This morning Tara Taupier and I with assistance from the Tam District Technology Director, Joel Hames, and Redwood AP, David Sondheim, gave a presentation to the PTSA about cyber citizenship issues. The talk included discussions of student and parental responsibilities, privacy issues, general issues of Internet use and abuse, the development of a curriculum by the District to teach such topics in Social Issues and Computer Literacy courses.
I shared with the group the fact that this blog exists to give them and others in the community up to date on library happenings, and the existence of the Library's Twitter feed (@besschinlibrary)
Cybersafety Issues: How Parents Can Get InvolvedOnline safety and cyber-citizenship are two very important topics for parents and students. The Library provides the following information for parents from the Center for Safe and Responsible Internet Use (http://www.cyberbully.org/). Nancy Willard, executive director of CSRIU, is a recognized authority on issues related to the safe and responsible use of the Internet.
Today’s teens are totally connected through the Internet. As long as their time spent using online is balanced with other important activities the Internet can be fun and beneficial. Parenting online is just like parenting in the Real World. When children are younger we keep them in fenced play yards. But as they grow, we have to make sure that they know how to independently make good choices. But they still need parents!
Research has shown that teens whose parents are actively and positively involved in their online activities engage in less risk-taking behavior. Delete the fear! These are steps you can take:
• Appreciate your child’s online activities. Show interest in your child’s online friends. Work in partnership to address any concerns.
• Make sure you have implemented appropriate security against malware, use a spam blocker, block pop-up ads, and use safe search features. Never allow peer-to-peer software.
• Encourage your teen to always use the protective features on social networking sites and instant messaging to control who can view information and communicate in these personal environments.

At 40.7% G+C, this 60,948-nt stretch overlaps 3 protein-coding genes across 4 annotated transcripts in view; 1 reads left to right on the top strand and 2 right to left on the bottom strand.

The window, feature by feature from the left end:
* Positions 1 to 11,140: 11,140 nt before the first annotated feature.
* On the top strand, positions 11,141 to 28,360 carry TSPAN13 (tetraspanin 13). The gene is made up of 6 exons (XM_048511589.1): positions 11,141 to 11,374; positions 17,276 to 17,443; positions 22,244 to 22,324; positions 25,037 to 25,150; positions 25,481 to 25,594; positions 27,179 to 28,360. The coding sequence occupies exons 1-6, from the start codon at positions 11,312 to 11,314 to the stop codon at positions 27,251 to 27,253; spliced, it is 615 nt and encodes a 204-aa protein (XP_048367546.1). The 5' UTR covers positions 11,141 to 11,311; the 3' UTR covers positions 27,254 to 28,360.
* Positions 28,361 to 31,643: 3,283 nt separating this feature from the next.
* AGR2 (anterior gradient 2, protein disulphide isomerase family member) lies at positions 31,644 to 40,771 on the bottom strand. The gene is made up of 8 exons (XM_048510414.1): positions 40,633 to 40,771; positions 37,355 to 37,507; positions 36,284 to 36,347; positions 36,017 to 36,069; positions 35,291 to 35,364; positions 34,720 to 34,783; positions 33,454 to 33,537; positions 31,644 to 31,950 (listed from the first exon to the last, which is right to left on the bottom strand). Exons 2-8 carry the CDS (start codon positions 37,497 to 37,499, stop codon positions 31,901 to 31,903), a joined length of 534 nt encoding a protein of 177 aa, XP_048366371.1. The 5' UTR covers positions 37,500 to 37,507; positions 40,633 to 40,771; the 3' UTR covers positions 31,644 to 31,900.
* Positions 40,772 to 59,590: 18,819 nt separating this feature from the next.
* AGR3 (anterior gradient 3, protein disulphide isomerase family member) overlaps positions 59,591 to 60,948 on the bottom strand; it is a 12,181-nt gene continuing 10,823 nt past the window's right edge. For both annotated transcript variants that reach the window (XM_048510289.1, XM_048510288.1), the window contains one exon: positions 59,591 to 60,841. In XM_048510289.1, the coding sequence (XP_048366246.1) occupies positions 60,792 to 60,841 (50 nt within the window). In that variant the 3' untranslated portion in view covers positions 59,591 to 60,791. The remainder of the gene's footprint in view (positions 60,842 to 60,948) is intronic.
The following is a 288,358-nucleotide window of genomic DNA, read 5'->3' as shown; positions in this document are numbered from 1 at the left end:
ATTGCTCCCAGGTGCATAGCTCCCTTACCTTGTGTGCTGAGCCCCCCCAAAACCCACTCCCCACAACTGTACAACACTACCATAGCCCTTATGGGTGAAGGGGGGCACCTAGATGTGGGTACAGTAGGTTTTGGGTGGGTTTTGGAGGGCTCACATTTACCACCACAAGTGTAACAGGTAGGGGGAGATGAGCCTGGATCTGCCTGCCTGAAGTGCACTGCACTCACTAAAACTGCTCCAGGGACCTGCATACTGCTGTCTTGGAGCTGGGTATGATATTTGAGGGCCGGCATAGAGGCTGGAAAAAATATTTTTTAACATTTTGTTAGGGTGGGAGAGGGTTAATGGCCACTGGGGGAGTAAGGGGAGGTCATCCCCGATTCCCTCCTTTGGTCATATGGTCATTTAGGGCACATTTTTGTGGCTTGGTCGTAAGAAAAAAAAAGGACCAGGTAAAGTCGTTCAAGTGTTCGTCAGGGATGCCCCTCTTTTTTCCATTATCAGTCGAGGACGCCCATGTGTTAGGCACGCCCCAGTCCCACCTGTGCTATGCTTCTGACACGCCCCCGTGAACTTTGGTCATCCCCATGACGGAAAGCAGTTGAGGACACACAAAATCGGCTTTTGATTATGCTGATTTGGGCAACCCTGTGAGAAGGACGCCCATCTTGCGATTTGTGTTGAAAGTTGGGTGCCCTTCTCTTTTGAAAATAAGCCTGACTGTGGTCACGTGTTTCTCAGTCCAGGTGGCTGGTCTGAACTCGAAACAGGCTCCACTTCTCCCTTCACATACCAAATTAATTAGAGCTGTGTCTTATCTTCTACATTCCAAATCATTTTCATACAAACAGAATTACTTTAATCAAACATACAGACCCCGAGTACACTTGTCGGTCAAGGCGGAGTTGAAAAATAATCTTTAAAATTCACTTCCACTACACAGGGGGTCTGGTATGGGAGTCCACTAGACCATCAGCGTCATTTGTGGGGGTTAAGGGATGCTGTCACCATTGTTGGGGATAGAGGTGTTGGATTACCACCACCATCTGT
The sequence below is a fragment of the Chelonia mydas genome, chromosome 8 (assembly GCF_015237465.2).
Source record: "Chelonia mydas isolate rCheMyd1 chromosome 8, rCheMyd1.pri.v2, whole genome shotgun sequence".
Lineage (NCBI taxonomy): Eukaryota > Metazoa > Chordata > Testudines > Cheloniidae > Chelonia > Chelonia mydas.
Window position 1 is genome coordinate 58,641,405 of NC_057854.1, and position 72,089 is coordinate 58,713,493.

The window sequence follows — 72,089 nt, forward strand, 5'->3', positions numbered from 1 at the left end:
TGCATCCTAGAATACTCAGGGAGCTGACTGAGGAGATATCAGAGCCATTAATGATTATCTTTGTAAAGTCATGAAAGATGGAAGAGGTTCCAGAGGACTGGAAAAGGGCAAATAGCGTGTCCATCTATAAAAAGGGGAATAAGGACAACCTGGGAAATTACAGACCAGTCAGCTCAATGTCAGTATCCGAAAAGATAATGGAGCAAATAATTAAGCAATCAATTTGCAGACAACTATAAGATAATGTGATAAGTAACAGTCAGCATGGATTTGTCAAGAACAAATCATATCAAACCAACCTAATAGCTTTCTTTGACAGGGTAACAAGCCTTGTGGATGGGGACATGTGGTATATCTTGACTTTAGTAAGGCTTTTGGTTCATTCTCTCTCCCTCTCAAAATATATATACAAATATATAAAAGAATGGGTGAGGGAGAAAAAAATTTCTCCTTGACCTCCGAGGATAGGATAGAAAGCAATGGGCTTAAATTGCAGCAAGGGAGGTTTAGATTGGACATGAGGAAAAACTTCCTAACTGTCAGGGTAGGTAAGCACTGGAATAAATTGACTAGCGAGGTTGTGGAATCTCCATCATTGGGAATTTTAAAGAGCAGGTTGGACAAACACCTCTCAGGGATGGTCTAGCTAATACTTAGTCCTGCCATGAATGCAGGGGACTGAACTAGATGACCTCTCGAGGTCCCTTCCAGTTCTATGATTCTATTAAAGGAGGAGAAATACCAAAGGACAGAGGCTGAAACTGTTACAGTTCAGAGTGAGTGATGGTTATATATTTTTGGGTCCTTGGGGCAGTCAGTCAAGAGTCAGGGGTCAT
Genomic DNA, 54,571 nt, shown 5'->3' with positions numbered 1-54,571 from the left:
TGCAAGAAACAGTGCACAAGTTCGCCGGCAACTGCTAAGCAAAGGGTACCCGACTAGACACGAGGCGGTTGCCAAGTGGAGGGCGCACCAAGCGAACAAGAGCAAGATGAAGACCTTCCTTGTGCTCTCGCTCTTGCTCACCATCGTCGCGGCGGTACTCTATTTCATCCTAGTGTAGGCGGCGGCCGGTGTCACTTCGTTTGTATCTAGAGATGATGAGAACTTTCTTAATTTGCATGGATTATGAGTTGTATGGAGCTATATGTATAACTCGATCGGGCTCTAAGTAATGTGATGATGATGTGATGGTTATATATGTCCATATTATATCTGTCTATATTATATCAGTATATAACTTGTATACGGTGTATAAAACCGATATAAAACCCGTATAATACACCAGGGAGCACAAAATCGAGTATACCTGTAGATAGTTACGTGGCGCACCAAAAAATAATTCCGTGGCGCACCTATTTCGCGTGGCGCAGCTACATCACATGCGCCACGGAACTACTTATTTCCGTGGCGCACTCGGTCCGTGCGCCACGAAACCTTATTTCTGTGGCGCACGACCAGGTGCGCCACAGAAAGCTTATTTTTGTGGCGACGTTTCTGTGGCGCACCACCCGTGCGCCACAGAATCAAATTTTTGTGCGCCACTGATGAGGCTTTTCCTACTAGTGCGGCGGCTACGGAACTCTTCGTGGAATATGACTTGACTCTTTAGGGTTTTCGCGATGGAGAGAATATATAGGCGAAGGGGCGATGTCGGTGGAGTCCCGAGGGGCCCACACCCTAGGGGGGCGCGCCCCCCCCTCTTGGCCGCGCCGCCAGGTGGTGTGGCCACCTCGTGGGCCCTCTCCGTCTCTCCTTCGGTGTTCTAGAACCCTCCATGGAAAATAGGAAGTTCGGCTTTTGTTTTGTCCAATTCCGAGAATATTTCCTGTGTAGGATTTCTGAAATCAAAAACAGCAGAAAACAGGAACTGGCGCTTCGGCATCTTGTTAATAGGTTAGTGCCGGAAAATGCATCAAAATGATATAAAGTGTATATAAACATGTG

• Keep the computer in a public area until your child is older and demonstrates good choices. Pay attention to what your child is doing online. But balance your supervision with your child’s legitimate interests in personal privacy. Positive interactions will encourage your child to share.
• Never overreact if your child reports an online concern. Fear of overreaction and loss of access is leading many teens not to report.
• If your child engages in inappropriate or harmful actions online or using a cell phone, impose a consequence that will focus attention on why those actions caused or could cause harmful consequences. Require a remedy for any harm.
• Pay attention to “red flags” -- appearing emotionally upset during or after use, disturbed relationships, too much time online, excessively secretive behavior, and subtle comments about online concerns. Carefully try to engage your child in discussion.
• Encourage your child to help others directly or report to an adult if he or she witnesses someone being harmed or at risk online.
• Help your child learn to make good choices. “What you do online reflects on you.”
Watch out for these harmful online influences:
• You Can’t See Me. The perception of invisibility makes detection and punishment less of a concern. --Encourage your child to make choices based on internalized values and understand their online actions can be traced.
• I Can’t See You. The lack of tangible feedback interferes with the ability to recognize the harmful consequences to self or others. --Focus your child’s attention on harm to themselves or others.
• Didn’t Think. Teen’s brains are not yet full developed, which results in an inability to effectively problem-solve, especially if they are emotionally upset. --Demonstrate and discuss strategies for effective problem-solving.
• Who Am I? Exploring personal identity online can lead to inappropriate or unsafe personal disclosure. --Encourage your child to pay attention his or her online “image” and reputation. “What you post tells people who you are.”
• Am I Hot? When teens explore sexuality and relationships online this can lead to sexy images, sexual discussions, and the fantasy of finding love. --Honestly discuss issues of maturing sexuality and how to safely and respectfully form, engage in, and end personal relationships.
• If I Can Do It, It Must Be Okay. The easy ability to do something appears to create the permission to do so. --Tell your child: “Just because you can, doesn’t make it right.”
• Everybody Does It. Teens follow others who make bad choices. --Tell your child: “Just because they do it, doesn’t make it right.”
• How Far Can I Go? Teens test boundaries to find out about limits. --Focus on the reasons for limits ~ to avoid harm to self or others.
• Doing What They Say. Teens may be manipulation by others. --Teach your child to recognize signs of attempted manipulation including overly friendly messages.
• Looking for Love. Teens who face Real World personal challenges are at higher risk online. --If your child is at higher risk, pay close attention to their online activities and “friends.”